Our feast proceeded with a tender octopus cut served with brussels sprouts, cauliflower, mustard, and preserved lemon. Then we shared one of the Mourad signature specialties: the boneless short rib, which was slow-cooked sous vide for 72 hours. This was presented bathing in a bowl of warm Mandarin veal jus with charred radicchio and candied orange zest. This slow-cooked viand had the enticing effect of dissolving in the mouth. Appropriately, it was accompanied by a medley of sides that added just the right touch: brown butter couscous with preserved lemon, harissa-braised kale with Peranzana olives, heirloom beans tossed with roasted tomatoes and topped with a za’atar crumble and feta mousse, and comfit potatoes with Romesco sauce, pickled grapes, and crispy capers.

To conclude we shared two desserts: Chocolate and Honey & Almond. The first was an Applewood- and mint-smoked chocolate with hazelnut crunch rolled into an open log of chocolate urfa ganache that enveloped marbles of smoked vanilla ice cream and tamarind caramel parfait. The second consisted of a beeswax zabaione, almond granita, almond meringue, orange blossom crème anglaise, and a honey wafer tuile.


We were so pleased by this sublime and unforgettable experience—a tip of the hat to the chef and gracious kudos to Susanna and Cesar, our kind and knowledgeable servers.

When visiting Mourad it is advised to allot at least two and a half hours. When we finally stood to get our coats, it dawned on us just how big the restaurant is, with its Moroccan-patterned tile floors and soaring, spherical lighting sculptures. The 160-seat capacity is elegantly apportioned between three spacious rooms on two distinct floors surrounded by 20-foot ceilings.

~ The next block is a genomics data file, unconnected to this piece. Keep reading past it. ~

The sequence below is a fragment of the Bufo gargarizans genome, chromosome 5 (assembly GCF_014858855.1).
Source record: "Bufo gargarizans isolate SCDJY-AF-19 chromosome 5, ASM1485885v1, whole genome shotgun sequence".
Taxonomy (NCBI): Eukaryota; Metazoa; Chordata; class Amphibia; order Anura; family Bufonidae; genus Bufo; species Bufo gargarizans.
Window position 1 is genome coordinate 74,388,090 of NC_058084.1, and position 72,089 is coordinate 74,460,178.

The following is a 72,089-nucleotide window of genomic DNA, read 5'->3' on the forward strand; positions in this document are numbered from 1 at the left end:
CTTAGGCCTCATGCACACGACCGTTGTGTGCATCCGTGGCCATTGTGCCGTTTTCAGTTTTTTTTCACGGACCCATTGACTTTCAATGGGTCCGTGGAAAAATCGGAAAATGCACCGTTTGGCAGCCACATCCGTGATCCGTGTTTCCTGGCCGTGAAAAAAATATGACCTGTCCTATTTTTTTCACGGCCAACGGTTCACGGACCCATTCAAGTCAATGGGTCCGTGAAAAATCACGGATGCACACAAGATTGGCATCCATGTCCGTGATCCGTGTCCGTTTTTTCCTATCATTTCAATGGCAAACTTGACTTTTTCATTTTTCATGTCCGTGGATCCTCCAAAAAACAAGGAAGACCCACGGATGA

The immaculate kitchen is openly visible from the second floor, with a staff of about 30. In the foyer a lengthy wooden bar wraps around to create a spacious cocktail cove. Above is an elegant glass-encased wine mezzanine. Despite its Ali Baba–cave scale, Mourad is magically intimate, with booths and tables comfortably spaced to ensure privacy.

Thankfully, the acoustic engineers went to exceptional lengths to create a muted aural soundscape. Throughout our visit we could hear mild table talk, but it never interfered with our own conversation.

If you’re venturing into SF’s haute cuisine spectrum we recommend Mourad—the idyllic spot for a romantic meal or special occasion. But don’t be surprised if reservations become increasingly difficult to obtain. The rumor is that Mourad is poised to earn its second Michelin star—one we feel is clearly visible on the horizon.

Roy Strassman is a reviewer at large for Common Ground and a senior practitioner of Hellerwork-based Structural Integration, a system of deep-tissue structural bodywork. RoyStrassman.com

Rob Sidon is publisher and editor in chief of Common Ground.